The controller 15 controls the entire apparatus, and is connected to the amplifiers 8 b, 8 r, 8 g, observation light source 22, capture switch 23, color balance calibrating operation device 24, and strobe control circuit 26. In the color balance calibrating operation device 24, push buttons 24RL, 24RH, 24BL, 24BH for individually adjusting a red and blue balance, and a determining push button 24S are arranged on a panel. Moreover, the strobe control circuit 26 controls light emission of the strobe light source 19, and controls a light emission amount in accordance with a voltage applied to a condenser 26 a in the circuit.
Operation of the apparatus constituted as described above will next be described. FIG. 2 is a flowchart showing an operation procedure of the apparatus. A person to be examined sits down in front of the fundus camera, and positions one's eye E as shown in FIG. 1. An operator who photographs the image observes an infrared dynamic image of the eye fundus Er displayed on the display 13, and positions an optical system of the fundus camera with respect to the eye E. During observation in which infrared observation is possible, the filter 17 retreats outside the optical path. The light of the observation light source 22 is focused by the condenser lens 21, and only the infrared light transmitted through the visible cut filter 20 is passed through the capture light source 19, aperture of the diaphragm 18 and lens 16 and reflected toward the left side by a peripheral mirror portion of the perforated mirror 2 to reach the eye E via the objective lens 1. Moreover, the light is transmitted through the pupil Ep to lighten the eye fundus Er. A reflected light from the eye fundus Er irradiated with the infrared light is incident upon the color separation prism 6 via the objective lens 1, capture diaphragm 3 of the perforated mirror 2, focus lens 4, and capture lens 5. The color separation prism separates and introduces the infrared light into the image pickup element 7 r. An infrared image formed on the image pickup element 7 r is converted to an electric signal, and the signal is amplified by the amplifier 8 r and inputted to the imaging unit 12. As a result, a dynamic image is monochromatically displayed as an eye fundus image E′ on the display 13. While observing the infrared eye fundus image E′ displayed on the display 13, the operator positions the optical system with respect to the eye E, further moves the focus lens 4 to focus the image, and checks a capture range on the display. After checking the range, the operator photographs the image. The subsequent procedure is shown in the flowchart of FIG. 2.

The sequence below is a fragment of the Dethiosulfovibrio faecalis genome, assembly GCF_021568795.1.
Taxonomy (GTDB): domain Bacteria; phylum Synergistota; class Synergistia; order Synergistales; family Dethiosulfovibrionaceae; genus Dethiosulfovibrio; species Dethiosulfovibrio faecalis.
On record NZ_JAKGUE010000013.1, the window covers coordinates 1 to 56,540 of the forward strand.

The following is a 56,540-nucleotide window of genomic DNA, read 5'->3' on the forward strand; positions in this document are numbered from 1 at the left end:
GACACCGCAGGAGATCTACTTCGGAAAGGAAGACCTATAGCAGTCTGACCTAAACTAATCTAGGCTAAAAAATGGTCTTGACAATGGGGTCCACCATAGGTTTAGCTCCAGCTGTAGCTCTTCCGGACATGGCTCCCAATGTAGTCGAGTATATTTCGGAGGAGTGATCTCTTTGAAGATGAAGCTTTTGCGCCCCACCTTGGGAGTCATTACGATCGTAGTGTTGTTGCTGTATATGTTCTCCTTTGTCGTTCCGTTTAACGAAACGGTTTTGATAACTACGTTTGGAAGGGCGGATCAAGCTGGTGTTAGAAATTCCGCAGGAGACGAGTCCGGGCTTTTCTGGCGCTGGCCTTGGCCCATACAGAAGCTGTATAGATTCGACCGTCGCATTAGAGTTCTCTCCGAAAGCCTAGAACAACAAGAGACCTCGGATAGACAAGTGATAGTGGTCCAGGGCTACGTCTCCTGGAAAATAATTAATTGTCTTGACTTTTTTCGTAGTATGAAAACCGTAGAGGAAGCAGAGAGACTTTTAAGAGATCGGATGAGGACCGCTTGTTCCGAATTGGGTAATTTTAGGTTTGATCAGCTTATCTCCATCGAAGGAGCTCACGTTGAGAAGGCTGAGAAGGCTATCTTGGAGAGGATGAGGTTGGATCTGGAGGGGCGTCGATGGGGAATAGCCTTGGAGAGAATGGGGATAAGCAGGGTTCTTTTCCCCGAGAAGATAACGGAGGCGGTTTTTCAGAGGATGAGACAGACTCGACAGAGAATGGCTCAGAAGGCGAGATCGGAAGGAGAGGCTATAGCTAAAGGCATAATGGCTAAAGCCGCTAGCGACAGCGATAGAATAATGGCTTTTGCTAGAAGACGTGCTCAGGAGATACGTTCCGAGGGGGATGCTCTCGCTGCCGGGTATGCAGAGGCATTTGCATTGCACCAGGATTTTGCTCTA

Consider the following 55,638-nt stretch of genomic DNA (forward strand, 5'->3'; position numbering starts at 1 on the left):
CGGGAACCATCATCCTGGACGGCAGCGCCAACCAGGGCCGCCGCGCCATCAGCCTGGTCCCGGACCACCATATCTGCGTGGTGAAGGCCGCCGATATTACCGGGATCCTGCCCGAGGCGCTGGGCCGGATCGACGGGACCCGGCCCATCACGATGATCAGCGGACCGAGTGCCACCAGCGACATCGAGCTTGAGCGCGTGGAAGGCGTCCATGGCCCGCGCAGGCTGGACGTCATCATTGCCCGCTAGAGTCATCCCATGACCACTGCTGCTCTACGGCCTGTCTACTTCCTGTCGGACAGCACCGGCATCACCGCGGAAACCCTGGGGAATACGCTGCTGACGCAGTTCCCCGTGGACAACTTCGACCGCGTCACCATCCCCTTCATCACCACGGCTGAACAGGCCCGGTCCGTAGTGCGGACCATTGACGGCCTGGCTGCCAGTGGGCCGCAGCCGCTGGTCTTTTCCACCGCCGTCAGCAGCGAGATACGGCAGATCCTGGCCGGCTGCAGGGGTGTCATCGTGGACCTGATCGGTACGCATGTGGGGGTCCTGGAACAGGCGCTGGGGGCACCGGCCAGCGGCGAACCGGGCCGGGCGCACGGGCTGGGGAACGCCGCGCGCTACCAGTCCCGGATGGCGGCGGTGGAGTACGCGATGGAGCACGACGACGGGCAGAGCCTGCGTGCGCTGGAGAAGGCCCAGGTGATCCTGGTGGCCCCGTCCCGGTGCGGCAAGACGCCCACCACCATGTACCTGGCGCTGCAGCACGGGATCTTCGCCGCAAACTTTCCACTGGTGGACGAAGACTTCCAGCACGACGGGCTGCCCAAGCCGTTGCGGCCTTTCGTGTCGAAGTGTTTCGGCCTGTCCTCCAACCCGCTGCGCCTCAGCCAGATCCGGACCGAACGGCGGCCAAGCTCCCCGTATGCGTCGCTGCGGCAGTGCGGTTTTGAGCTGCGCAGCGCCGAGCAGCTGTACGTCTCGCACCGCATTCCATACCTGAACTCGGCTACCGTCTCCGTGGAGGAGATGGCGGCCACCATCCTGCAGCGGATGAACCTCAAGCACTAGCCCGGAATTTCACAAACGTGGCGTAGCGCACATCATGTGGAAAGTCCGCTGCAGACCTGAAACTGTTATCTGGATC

When the operator presses the capture switch 23, a static image is captured in accordance with a command of the controller 15 (S1 of FIG. 2). The controller 15 detects a signal from the capture switch 23 as a trigger, inserts the filter 17 into the optical path, starts accumulating lights of the image pickup elements 7 r, 7 g, 7 b, and controls the apparatus to send a light emitting signal to the control circuit 26. The strobe light source 19 having received the light emitting signal emits the light in accordance with an electric charge stored in the condenser 26 a. Similarly as the observation light, the light of the strobe light source 19 passes through the aperture of the diaphragm 18, the infrared light is removed by the filter 17, and the remaining visible light passes through the lens 16, and is reflected toward the left side by the peripheral mirror portion of the perforated mirror 2 to lighten the eye fundus Er via the objective lens 1. The reflected light from the eye fundus Er irradiated with the visible light is incident upon the color separation prism 6 via the objective lens 1, capture diaphragm 3, focus lens 4, and capture lens 5. The color separation prism 6 separates the visible light into respective color components of red, green, blue, and the respective RGB color components are formed into images on the image pickup elements 7 r, 7 g, 7 b. The amplifiers 8 r, 8 g, 8 b amplify the signals of the respective colors with set amplifying ratios (S2 of FIG. 2). The color balance of the taken image is determined by the amplifying ratio of each amplifier.